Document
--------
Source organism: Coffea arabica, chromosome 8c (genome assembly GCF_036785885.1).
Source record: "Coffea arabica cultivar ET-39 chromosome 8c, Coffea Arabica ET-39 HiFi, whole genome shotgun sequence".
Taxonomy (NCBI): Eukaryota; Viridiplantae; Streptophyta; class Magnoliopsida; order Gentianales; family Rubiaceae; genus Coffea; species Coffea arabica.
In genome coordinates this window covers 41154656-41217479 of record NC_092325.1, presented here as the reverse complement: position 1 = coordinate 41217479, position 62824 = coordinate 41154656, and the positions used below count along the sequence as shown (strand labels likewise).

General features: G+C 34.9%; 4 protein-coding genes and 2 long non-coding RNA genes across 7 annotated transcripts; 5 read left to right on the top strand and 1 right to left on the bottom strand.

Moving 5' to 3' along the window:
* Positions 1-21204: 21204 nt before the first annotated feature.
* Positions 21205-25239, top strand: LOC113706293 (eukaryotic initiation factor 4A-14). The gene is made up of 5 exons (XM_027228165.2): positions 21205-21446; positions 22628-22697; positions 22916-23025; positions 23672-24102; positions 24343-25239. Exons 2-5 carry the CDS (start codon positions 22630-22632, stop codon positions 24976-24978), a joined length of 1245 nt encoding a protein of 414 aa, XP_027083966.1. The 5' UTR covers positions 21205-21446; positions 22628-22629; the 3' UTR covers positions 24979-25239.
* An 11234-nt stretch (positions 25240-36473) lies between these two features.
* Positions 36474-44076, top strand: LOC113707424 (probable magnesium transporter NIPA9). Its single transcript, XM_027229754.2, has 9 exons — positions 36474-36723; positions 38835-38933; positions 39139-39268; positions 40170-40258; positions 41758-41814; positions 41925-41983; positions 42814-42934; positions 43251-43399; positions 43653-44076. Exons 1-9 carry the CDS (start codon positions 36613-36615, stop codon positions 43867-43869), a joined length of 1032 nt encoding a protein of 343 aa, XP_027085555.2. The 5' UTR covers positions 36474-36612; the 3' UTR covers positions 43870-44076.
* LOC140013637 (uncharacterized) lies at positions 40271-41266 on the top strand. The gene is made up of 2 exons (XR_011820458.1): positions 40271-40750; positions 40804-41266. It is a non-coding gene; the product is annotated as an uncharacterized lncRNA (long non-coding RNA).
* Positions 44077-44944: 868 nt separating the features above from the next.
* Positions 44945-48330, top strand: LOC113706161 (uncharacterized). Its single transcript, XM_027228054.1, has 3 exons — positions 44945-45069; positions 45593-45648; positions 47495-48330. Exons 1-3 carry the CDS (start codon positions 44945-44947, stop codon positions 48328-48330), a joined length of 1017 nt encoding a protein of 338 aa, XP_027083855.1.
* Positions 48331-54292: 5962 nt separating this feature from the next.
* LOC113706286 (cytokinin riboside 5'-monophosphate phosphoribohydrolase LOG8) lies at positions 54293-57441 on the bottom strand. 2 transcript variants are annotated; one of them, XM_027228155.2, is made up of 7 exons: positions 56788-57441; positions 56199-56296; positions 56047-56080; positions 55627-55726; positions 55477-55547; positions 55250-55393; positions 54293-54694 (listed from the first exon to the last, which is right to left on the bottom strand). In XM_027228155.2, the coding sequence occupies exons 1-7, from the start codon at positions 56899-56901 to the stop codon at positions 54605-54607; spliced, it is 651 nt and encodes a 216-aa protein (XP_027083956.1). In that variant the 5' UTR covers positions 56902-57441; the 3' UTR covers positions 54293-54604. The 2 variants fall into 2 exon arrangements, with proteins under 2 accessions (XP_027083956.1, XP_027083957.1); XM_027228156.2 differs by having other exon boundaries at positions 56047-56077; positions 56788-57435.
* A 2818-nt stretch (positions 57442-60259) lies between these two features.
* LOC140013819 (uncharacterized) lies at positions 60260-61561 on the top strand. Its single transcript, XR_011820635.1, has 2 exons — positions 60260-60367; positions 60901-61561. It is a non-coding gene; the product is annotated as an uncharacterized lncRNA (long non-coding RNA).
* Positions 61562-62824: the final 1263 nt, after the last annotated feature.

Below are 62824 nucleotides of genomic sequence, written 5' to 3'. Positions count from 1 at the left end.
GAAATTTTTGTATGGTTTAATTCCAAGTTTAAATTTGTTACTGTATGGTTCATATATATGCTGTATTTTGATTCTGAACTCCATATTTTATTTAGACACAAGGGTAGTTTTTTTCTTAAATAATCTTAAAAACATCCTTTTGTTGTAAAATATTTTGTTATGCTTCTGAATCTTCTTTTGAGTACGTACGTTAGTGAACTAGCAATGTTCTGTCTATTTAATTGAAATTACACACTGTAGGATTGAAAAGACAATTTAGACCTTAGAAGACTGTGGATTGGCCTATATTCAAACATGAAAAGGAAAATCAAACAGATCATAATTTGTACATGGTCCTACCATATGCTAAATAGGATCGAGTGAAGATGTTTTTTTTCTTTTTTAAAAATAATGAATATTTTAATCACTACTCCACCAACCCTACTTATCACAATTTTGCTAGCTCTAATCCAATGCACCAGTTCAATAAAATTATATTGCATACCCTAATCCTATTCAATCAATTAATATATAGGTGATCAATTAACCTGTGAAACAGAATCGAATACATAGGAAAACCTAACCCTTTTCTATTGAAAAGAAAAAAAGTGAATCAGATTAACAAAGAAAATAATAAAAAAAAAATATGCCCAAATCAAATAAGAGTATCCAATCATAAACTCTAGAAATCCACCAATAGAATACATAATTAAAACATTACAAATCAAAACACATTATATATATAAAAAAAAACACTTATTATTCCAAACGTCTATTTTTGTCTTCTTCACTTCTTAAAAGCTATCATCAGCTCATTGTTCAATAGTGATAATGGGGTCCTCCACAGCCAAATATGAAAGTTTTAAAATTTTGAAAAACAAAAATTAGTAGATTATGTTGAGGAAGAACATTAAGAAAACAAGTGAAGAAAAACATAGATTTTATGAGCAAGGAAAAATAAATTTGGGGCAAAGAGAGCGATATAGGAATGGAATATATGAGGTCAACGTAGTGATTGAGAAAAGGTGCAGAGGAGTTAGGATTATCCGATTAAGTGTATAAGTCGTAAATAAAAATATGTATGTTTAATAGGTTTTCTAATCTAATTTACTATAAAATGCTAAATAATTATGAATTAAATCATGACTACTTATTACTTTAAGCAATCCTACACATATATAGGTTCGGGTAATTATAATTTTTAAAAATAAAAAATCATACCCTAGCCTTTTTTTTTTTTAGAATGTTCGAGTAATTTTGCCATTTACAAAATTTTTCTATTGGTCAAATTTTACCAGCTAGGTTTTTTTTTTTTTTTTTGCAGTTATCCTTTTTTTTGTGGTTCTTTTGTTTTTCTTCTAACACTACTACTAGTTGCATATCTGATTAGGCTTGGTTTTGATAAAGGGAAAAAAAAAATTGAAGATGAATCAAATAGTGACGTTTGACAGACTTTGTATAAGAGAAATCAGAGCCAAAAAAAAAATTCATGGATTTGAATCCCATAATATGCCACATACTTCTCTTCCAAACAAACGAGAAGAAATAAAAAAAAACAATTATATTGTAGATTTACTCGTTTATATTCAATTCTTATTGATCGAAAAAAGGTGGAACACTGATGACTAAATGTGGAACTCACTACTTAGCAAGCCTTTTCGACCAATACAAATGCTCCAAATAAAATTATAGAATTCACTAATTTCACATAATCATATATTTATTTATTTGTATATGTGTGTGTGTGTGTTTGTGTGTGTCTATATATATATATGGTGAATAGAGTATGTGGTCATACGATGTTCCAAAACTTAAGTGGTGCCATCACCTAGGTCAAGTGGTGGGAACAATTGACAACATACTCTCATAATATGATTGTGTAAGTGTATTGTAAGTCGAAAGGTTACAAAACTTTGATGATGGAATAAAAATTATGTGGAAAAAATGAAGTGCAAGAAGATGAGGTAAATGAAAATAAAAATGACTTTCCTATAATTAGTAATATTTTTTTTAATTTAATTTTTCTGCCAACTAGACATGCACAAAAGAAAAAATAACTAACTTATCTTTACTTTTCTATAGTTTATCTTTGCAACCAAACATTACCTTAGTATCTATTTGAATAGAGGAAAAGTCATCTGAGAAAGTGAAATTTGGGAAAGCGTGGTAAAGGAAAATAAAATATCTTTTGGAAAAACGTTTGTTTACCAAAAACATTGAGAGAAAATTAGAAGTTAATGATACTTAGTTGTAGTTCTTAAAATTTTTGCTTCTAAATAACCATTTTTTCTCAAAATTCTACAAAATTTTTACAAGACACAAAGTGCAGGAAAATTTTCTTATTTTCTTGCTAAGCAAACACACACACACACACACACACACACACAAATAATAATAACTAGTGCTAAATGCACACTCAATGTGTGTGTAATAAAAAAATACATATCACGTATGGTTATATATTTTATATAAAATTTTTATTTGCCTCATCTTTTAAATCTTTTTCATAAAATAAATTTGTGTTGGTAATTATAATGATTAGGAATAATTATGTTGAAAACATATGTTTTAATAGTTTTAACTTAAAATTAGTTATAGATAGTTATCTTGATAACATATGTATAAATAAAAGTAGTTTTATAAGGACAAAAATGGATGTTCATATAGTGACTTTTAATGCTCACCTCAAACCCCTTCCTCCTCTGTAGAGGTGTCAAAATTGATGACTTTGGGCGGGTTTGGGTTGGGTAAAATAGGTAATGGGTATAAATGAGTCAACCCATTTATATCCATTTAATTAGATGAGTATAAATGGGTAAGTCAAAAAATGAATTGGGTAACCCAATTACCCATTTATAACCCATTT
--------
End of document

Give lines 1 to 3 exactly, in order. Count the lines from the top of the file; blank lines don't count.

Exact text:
Source organism: Coffea arabica, chromosome 8c (genome assembly GCF_036785885.1).
Source record: "Coffea arabica cultivar ET-39 chromosome 8c, Coffea Arabica ET-39 HiFi, whole genome shotgun sequence".
Taxonomy (NCBI): Eukaryota; Viridiplantae; Streptophyta; class Magnoliopsida; order Gentianales; family Rubiaceae; genus Coffea; species Coffea arabica.